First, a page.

About The Event
Arguably Canada’s best-known spoken word artist, Shane Koyczan is the kindest and most charismatic hurricane you’ll ever meet.
Born in Yellowknife to a Canadian indigenous father and a French mother, Shane is a word shaman whose poems and stories galvanize audiences in profound and remarkable ways. Known for his fierce honesty, this soul-on-fire man is widely celebrated for the anti-bullying poem “To This Day,” the video of which has received over 20 million views.
He has published several books, including Stickboy, a novel written in verse, which was adapted for the stage by Vancouver Opera. And no one who was at the 2010 Olympic Opening Ceremonies will ever forget his “We Are More” homage to Canada, which brought a full house of 55,000 to its feet.
This fearless and deeply creative artist works in poetry, music, performance, and video and there have been many interdisciplinary collaborations with the likes of Tanya Tagaq, Ani DiFranco, and David Suzuki. Shane’s reach is global – he has performed to full houses literally around the world, from innumerable university theatres to the Edinburgh Book Festival.
He was the first poet from outside the USA to win the celebrated USA National Individual Poetry Slam. Praised by rockers like Gord Downey as well as by literary stars such as award-winning British novelist Patrick Neate, Shane is literally spellbinding onstage, while his printed output is similarly powerful (his books are handsomely reviewed by The Guardian as much as by The Globe and Mail).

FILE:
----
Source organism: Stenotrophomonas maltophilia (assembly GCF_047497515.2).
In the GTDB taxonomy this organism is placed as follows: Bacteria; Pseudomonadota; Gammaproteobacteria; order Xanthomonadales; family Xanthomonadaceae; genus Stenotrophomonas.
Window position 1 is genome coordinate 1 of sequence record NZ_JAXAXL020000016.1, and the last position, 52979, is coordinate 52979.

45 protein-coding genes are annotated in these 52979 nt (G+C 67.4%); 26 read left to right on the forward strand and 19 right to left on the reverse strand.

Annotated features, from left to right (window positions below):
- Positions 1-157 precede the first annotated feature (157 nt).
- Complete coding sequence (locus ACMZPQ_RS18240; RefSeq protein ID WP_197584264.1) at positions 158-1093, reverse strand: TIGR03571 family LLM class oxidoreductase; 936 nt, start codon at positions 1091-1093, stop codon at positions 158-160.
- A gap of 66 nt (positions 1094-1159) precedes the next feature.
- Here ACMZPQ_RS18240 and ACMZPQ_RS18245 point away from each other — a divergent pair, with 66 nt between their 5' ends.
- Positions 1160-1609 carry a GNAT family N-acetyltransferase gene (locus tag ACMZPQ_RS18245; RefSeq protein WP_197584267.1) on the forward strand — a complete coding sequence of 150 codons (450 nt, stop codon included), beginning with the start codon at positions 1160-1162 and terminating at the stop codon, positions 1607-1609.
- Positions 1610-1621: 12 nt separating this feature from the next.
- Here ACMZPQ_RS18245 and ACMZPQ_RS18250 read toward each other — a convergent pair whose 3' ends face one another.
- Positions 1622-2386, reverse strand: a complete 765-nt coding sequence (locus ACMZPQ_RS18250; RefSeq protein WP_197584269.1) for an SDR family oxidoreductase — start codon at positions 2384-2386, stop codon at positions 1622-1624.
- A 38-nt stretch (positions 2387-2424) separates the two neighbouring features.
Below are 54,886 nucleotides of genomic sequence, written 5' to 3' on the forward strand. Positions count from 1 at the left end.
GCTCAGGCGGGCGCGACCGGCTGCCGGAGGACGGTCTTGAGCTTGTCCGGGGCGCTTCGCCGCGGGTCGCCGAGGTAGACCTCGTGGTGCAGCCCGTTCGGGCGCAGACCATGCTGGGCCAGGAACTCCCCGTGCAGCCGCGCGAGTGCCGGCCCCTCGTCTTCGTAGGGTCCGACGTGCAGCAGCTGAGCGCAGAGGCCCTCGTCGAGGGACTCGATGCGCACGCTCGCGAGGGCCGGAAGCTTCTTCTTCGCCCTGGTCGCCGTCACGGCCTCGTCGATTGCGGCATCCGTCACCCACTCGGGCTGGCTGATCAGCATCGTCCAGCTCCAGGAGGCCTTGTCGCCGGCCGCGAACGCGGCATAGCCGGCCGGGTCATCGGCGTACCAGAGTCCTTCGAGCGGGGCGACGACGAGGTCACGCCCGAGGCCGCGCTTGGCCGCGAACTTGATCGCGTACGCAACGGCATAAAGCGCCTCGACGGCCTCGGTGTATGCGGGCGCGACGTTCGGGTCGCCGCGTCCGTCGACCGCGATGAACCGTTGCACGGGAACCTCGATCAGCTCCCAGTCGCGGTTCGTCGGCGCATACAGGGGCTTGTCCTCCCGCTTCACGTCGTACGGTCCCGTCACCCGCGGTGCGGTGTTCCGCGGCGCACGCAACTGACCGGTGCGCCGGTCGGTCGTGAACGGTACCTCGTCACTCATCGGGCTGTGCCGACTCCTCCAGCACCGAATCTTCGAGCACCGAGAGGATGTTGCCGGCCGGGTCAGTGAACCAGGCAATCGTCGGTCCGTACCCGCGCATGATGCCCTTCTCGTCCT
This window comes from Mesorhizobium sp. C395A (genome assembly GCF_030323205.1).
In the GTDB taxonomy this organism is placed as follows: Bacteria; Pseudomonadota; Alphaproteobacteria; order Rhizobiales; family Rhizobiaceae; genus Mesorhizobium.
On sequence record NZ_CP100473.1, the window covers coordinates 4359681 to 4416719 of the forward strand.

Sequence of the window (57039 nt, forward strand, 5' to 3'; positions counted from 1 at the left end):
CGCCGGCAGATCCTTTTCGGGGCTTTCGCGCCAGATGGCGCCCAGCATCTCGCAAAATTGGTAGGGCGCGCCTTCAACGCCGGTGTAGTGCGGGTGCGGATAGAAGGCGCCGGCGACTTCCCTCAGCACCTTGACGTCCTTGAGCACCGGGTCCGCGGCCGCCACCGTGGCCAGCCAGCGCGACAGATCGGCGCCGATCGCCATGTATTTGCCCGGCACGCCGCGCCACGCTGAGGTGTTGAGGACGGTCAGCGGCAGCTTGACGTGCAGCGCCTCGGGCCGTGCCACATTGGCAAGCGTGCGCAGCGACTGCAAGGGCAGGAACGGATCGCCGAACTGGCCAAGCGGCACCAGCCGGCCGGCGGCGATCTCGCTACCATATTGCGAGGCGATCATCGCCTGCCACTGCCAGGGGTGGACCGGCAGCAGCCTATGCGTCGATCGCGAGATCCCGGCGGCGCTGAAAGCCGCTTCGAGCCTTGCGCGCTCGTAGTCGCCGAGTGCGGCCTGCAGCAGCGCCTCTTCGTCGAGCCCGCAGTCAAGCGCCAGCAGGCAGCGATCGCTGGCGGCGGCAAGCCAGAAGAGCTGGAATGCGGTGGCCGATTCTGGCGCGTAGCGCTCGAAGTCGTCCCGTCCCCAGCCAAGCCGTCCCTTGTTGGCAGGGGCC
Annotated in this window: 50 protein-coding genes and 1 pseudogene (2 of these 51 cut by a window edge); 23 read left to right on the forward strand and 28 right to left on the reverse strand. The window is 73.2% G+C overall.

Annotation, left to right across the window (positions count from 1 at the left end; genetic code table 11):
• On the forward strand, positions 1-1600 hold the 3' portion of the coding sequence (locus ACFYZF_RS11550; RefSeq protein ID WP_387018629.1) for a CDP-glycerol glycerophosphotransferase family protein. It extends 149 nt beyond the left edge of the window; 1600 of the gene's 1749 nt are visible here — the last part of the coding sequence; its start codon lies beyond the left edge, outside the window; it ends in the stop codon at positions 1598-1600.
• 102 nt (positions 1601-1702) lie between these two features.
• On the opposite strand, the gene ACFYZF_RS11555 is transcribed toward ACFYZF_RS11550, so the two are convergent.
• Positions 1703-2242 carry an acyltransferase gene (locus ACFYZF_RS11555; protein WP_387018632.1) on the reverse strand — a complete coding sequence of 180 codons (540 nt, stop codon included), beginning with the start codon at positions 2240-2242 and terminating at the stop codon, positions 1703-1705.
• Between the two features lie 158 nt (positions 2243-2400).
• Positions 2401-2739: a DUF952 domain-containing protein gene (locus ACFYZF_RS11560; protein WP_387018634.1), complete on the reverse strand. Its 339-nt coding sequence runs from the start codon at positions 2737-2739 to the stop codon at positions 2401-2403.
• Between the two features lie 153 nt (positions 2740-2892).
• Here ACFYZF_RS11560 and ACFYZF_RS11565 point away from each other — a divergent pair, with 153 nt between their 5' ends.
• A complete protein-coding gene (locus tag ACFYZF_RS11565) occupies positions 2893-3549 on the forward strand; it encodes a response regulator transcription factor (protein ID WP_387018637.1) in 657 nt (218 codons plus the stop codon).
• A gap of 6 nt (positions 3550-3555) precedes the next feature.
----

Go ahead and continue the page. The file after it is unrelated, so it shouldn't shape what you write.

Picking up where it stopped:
Not so much a performer as a beacon transmitting transcendent hope amidst all our human anguish, Shane offers an evening like no other. As Monday Magazine said of his poems: “[they] touch so deep that emotion crackles in the air around you. And, sure, there are moments of utter, gut-wrenching sadness but out of this sadness comes such strength, truth, and hope that we want to stand up and cheer.”
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Kicking Horse Culture presents about four dozen cultural events and activities throughout the year in Golden, B.C., the traditional unceded territory of the Ktunaxa and Secwépemc Nations which is also home to Métis Nation Columbia River.